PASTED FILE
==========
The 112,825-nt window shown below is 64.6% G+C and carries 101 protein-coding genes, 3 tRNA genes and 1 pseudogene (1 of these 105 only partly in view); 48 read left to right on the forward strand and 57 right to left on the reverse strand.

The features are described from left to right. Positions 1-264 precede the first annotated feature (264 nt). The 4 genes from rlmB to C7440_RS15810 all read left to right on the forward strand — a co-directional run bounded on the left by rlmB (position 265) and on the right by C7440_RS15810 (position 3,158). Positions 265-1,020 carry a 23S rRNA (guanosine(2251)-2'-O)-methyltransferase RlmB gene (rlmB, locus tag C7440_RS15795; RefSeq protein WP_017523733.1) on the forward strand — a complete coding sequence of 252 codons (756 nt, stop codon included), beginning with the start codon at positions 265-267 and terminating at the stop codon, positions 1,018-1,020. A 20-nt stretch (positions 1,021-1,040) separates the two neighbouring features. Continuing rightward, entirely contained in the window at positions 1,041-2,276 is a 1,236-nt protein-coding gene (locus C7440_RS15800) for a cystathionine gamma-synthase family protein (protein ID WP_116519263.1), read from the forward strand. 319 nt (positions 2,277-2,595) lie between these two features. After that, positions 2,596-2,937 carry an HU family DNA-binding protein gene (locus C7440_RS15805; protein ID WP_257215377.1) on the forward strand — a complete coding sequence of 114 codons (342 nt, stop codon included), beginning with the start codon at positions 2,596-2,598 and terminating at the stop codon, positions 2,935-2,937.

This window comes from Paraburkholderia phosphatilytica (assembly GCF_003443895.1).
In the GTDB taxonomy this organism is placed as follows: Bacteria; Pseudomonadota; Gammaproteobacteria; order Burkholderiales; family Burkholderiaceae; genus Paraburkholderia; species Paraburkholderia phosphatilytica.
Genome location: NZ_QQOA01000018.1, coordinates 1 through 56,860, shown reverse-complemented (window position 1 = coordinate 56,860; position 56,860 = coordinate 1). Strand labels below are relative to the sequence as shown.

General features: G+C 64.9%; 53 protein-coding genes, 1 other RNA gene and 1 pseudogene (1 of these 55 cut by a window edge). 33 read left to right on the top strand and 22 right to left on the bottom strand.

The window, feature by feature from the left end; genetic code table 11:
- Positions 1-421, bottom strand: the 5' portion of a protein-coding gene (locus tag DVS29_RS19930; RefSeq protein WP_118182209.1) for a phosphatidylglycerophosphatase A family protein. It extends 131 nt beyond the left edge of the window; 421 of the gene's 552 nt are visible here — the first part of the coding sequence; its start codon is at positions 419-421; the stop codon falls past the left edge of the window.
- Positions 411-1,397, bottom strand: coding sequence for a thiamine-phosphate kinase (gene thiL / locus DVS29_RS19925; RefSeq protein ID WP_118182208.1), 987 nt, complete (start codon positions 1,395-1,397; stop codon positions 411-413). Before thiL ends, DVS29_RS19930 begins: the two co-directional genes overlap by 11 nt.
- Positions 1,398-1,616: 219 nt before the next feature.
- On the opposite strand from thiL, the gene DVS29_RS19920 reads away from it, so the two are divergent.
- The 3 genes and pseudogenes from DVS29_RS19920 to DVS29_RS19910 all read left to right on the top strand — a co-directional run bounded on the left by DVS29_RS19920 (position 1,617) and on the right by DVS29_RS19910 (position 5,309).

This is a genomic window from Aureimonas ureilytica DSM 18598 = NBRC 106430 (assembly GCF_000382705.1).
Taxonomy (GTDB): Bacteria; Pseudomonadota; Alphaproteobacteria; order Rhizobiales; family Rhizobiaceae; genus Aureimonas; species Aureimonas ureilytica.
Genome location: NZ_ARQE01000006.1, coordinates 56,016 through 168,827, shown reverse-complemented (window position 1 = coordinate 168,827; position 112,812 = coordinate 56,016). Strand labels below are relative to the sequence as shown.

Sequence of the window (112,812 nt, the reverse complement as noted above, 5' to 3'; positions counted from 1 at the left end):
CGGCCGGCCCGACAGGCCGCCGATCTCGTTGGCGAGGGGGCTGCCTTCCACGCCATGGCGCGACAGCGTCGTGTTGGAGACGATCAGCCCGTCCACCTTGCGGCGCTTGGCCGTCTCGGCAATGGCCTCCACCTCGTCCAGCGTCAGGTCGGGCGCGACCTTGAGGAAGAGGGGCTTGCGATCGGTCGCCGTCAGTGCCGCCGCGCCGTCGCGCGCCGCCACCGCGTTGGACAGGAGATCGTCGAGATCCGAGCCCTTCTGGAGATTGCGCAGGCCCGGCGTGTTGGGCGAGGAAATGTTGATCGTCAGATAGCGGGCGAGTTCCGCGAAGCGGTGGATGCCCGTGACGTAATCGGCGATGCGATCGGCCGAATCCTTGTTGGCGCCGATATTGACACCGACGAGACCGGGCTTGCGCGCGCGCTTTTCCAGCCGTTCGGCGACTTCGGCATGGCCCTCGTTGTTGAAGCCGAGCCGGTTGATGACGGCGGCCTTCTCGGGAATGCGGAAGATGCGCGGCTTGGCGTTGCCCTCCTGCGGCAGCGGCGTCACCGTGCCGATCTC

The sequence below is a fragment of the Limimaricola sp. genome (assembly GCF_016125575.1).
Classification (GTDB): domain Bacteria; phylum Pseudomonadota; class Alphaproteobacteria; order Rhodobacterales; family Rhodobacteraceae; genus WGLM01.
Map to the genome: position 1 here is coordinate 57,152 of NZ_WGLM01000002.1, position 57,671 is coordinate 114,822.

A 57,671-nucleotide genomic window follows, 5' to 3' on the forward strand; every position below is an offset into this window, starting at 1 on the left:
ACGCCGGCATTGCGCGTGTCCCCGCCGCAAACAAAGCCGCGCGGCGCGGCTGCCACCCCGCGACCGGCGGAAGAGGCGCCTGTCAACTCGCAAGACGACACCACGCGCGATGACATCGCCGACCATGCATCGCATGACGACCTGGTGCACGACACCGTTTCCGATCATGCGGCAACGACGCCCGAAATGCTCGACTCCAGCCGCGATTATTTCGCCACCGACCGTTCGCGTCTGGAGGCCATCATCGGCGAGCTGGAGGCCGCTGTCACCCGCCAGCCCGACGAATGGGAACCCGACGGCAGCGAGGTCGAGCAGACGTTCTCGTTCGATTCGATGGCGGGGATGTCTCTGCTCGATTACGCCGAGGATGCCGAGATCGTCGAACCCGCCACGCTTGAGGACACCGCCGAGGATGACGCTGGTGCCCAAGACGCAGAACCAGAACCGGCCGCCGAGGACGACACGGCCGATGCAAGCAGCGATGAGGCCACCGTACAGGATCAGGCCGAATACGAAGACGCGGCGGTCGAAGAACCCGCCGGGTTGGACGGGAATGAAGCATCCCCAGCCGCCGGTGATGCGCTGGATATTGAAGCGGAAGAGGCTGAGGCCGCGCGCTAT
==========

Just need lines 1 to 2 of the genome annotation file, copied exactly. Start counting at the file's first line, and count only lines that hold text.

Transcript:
The 112,825-nt window shown below is 64.6% G+C and carries 101 protein-coding genes, 3 tRNA genes and 1 pseudogene (1 of these 105 only partly in view); 48 read left to right on the forward strand and 57 right to left on the reverse strand.

The features are described from left to right. Positions 1-264 precede the first annotated feature (264 nt). The 4 genes from rlmB to C7440_RS15810 all read left to right on the forward strand — a co-directional run bounded on the left by rlmB (position 265) and on the right by C7440_RS15810 (position 3,158). Positions 265-1,020 carry a 23S rRNA (guanosine(2251)-2'-O)-methyltransferase RlmB gene (rlmB, locus tag C7440_RS15795; RefSeq protein WP_017523733.1) on the forward strand — a complete coding sequence of 252 codons (756 nt, stop codon included), beginning with the start codon at positions 265-267 and terminating at the stop codon, positions 1,018-1,020. A 20-nt stretch (positions 1,021-1,040) separates the two neighbouring features. Continuing rightward, entirely contained in the window at positions 1,041-2,276 is a 1,236-nt protein-coding gene (locus C7440_RS15800) for a cystathionine gamma-synthase family protein (protein ID WP_116519263.1), read from the forward strand. 319 nt (positions 2,277-2,595) lie between these two features. After that, positions 2,596-2,937 carry an HU family DNA-binding protein gene (locus C7440_RS15805; protein ID WP_257215377.1) on the forward strand — a complete coding sequence of 114 codons (342 nt, stop codon included), beginning with the start codon at positions 2,596-2,598 and terminating at the stop codon, positions 2,935-2,937.